Monday, November 28, 2016

John Pollock’s “George Whitefield: The Evangelist”

If I asked you to name the fathers or founders of the United States, you might say George Washington, John Adams, Benjamin Franklin, and Thomas Jefferson. If you considered the Constitution as one of the founding documents, you might add James Madison and Alexander Hamilton.

What about George Whitefield?


George Whitefield (1714-1770) is associated with John and Charles Wesley as one of the key figures in what is known as the Great Awakening, the religious revival in both Britain and the American colonies in the 1730s and 1740s. Whitefield initiated the practice of open-air preaching – out of necessity, when this Church of England minister was banned from preaching in British churches (he aroused “enthusiasm” and attracted “lowlife” like coal miners, who had never attended church before).

John Pollock, in George Whitefield: The Evangelist, tells the man’s story, but he does it in an unusual way. First, this isn’t a standard biography; it reads more like a novel. Yet it’s based on reports, writings, papers, sermons, and contemporary accounts, so that it is “biographical.”

Second, Pollock starts the story with Whitefield at Oxford as a young man, just beginning his ministry. His earlier life is slightly referred to throughout the book but not described in any detail. For example, we only know of Whitefield’s birthplace of Gloucester, England, because of his visits home and ministry in the area.

And third, it is Whitefield the evangelist who is the focus, as opposed to Whitefield the man. This is not a full account of his life but it is a detailed account of his evangelistic outreach in England and America.

Whitefield made some 13 trips to America, starting in the colony of Georgia but eventually including all of the colonies. Benjamin Franklin knew him well. Franklin didn’t embrace Whitefield’s message of salvation but the two men were good friends and Franklin became his American publisher.

In his younger days, Whitefield was slender and not terribly impressive physically. Many friends and critics alike cited his “squinting,” a result of being cross-eyed. But his voice was captivating; listeners often compared it to music. And it could carry – Franklin estimated that up to 30,000 people could actually hear him clearly in Philadelphia.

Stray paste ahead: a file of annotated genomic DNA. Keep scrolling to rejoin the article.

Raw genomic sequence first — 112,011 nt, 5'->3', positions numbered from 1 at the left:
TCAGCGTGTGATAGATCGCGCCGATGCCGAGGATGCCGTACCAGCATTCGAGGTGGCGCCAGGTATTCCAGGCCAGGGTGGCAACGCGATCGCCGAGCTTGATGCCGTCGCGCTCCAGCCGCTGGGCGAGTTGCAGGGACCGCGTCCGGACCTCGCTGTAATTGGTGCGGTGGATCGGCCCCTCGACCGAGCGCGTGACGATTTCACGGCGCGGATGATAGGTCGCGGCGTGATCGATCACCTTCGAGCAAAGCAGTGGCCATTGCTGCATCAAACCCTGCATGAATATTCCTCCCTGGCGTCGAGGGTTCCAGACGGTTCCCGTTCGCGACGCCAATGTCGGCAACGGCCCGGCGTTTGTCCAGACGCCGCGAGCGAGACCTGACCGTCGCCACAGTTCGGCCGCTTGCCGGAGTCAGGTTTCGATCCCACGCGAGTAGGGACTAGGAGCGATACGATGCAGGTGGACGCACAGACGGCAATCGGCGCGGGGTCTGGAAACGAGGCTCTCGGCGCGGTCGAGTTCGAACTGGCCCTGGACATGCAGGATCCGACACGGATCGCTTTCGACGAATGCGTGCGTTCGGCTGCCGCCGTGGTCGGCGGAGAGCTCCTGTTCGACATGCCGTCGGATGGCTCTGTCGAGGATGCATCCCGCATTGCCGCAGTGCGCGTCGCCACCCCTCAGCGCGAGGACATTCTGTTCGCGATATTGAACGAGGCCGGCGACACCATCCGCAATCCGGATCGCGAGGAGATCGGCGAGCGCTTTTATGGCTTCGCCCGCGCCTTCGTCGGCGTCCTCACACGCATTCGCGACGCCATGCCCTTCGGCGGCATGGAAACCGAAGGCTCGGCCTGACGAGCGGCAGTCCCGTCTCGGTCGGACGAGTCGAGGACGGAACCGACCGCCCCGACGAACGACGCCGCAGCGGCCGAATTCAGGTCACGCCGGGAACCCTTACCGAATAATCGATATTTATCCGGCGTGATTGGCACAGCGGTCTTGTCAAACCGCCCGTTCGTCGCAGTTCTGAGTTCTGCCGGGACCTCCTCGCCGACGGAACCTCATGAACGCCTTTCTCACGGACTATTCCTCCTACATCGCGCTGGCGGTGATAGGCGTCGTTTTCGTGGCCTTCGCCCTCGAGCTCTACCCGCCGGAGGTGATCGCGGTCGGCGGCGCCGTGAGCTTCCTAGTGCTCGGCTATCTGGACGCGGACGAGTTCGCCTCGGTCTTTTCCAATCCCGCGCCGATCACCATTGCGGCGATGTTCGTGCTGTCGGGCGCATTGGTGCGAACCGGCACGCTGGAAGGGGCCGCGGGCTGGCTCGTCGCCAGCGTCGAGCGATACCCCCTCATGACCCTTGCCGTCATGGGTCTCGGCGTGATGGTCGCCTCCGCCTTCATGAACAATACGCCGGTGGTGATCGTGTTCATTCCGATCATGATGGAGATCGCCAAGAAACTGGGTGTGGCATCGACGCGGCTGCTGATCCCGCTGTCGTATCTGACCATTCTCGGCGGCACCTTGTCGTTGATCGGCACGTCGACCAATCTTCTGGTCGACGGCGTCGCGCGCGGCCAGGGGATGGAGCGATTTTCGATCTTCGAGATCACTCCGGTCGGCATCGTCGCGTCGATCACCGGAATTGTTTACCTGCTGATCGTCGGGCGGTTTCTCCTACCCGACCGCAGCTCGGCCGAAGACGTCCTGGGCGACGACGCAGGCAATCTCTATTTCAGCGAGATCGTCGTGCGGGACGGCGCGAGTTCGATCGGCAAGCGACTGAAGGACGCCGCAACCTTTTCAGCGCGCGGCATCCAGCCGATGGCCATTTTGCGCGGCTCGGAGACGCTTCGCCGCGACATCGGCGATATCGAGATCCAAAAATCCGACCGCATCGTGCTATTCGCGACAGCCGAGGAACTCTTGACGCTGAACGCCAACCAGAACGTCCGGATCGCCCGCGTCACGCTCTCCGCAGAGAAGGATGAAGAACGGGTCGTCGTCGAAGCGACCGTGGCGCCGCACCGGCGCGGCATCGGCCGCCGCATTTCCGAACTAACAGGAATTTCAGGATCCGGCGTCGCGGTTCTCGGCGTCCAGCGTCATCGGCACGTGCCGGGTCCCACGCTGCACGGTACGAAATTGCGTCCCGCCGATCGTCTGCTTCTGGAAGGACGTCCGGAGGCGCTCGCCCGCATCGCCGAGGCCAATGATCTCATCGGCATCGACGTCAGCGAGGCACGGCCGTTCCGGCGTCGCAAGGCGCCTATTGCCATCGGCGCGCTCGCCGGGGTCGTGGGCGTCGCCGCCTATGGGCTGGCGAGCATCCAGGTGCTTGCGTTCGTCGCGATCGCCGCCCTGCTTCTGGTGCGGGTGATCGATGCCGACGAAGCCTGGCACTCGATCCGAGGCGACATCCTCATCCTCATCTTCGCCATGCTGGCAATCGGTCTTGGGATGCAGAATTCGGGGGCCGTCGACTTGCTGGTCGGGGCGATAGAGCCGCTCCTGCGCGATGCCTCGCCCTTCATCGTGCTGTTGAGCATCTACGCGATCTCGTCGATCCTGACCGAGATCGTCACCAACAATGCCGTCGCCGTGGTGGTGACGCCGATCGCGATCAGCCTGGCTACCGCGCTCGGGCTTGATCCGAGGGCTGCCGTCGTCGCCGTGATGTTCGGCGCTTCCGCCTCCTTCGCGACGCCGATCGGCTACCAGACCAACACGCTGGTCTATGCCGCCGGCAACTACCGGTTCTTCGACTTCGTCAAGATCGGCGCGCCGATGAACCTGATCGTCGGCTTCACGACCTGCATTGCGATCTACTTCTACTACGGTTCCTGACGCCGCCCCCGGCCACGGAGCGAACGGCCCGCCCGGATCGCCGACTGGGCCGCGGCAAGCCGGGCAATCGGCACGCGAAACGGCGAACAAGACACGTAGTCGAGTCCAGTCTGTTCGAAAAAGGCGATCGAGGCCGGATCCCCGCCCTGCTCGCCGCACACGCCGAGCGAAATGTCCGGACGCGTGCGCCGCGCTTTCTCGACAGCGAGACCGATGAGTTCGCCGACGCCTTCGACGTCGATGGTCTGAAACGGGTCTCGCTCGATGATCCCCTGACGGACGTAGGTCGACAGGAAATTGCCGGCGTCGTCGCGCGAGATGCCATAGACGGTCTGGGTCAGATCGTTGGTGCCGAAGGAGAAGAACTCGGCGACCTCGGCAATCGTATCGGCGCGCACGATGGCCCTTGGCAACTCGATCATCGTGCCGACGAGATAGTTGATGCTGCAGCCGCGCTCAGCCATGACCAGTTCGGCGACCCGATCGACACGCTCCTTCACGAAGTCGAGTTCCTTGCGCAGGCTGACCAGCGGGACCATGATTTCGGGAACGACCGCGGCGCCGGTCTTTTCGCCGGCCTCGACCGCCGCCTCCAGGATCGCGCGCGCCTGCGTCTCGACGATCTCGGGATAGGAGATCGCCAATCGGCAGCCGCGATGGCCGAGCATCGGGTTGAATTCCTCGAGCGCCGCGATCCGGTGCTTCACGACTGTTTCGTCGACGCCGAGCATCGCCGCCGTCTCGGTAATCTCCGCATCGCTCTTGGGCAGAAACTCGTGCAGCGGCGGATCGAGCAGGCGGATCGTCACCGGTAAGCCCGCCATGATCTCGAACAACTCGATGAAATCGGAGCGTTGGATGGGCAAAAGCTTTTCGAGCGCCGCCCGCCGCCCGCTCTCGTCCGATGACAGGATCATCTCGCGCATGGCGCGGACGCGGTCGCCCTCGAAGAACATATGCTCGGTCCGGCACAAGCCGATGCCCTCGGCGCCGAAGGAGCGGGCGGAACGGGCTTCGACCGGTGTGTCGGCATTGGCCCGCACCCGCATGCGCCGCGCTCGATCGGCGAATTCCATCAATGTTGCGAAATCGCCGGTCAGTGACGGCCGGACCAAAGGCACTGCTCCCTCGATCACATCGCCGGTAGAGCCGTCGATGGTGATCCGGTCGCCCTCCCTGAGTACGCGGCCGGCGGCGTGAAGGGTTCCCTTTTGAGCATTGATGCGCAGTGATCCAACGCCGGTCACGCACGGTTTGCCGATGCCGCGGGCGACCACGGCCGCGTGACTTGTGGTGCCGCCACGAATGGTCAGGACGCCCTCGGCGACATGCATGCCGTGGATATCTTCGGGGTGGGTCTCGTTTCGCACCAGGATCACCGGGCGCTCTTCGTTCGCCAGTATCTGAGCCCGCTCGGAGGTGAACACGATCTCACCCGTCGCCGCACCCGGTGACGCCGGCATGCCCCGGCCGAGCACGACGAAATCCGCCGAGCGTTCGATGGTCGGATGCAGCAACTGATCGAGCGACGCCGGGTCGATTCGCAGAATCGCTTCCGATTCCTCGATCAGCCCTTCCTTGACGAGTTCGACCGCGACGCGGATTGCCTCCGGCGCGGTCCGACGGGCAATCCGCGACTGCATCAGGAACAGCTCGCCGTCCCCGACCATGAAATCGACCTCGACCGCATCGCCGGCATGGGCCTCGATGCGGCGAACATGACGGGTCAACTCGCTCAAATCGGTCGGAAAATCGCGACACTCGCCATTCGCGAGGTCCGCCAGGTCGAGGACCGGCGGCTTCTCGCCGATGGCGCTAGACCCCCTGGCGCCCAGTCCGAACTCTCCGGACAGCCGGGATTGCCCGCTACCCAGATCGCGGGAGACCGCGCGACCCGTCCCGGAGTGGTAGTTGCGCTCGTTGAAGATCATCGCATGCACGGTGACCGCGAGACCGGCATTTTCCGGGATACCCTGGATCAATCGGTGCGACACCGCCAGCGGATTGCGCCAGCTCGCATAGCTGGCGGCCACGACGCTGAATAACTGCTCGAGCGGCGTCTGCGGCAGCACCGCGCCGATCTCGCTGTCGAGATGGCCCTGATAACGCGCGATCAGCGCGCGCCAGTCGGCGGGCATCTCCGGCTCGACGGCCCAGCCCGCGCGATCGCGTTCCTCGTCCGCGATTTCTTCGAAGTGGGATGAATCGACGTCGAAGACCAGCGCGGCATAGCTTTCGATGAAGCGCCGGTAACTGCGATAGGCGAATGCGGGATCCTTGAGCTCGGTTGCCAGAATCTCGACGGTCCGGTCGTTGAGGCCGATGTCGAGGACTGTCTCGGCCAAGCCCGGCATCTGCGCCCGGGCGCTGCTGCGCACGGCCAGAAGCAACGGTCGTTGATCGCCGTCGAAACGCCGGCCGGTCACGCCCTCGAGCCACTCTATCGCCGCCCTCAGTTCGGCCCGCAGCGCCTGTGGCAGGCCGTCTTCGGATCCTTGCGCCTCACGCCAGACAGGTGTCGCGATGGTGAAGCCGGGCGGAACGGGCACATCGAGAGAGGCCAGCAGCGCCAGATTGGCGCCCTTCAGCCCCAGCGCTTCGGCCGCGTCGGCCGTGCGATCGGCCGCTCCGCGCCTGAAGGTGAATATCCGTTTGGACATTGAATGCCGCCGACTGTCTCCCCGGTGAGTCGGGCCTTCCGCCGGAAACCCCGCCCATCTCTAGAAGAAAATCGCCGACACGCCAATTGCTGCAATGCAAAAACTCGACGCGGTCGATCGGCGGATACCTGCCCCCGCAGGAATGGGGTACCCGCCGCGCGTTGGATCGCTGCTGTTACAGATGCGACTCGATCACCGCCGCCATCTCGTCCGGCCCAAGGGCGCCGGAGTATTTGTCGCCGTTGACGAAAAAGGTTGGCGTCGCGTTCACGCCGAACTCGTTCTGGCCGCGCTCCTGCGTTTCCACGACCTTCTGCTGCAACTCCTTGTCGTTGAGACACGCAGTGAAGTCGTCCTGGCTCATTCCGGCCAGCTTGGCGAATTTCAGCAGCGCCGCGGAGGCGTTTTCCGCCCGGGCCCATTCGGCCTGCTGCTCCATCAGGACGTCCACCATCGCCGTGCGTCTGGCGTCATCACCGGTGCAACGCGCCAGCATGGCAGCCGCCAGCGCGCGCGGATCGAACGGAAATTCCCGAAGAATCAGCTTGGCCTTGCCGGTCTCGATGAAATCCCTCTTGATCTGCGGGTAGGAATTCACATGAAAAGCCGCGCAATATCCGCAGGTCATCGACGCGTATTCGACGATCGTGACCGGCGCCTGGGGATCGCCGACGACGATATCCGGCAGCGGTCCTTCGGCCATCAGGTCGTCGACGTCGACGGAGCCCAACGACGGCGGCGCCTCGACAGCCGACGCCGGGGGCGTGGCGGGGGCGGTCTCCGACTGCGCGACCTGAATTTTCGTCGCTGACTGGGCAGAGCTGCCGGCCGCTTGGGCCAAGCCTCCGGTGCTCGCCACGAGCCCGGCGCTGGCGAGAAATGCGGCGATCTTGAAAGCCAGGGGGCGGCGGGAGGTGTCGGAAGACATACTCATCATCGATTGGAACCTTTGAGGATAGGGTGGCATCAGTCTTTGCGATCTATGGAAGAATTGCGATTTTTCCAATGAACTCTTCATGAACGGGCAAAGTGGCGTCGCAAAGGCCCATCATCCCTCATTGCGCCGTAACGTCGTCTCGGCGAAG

George Whitefield
His first open-air sermon was near Bristol, England. Denied the use of the churches’ pulpits (despite his being an ordained Church of England minister), he stood in an open field and preached to miners leaving their work in the coal mines. He had no idea of whether they were listening or not until he saw the white streaks on their coal-dust faces; the men had been moved to tears. A gathering of a few hundred soon became a gathering of thousands.

Pollock points how the close relationship Whitefield has with the Wesley brothers, but they became estranged for a time. The Wesleys would break with the Church of England to found Methodism, while Whitefield remained within the C of E even if it often banned him from speaking.

John Pollock
Whitefield had a phenomenal impact in America; millions would eventually hear his message from both himself and the evangelists he inspired. And he kindled an American awareness of the idea that all men were equal in the sight of God, a belief that became common throughout the colonies and would set the stage for the Declaration of Independence and the American Revolution.

Pollock (1924-2012) originally published George Whitefield in 1973; it was reissued in 2007 and more recently as an e-book. He was also the author of The Apostle: The Life of Paul; D.L. Moody: Moody without Sankey; Wilberforce; Hudson Taylor and Maria: A Match Made in Heaven; The Cambridge Seven: The True Story of Ordinary Men Used in No Ordinary Way; Gordon of Khartoum; and several other books. He was also an official biographer of Billy Graham.

George Whitefield is a well-told story. The Great Awakening and Whitefield had a major influence on the creation of the United States, and Pollock explains how that happened.


Painting: George Whitefield Preaching in Bolton 1750, oil on canvas by Thomas Walley; Bolton Museum and Art Gallery, United Kingdom.

1 comment:

Sherry said...

I'm focusing on Jonathan Edwards, the Great Awakening, and the late seventeenth century in general in some of my reading this year, so this would be a good addition to my TBR list. Thank for the un-recommendation.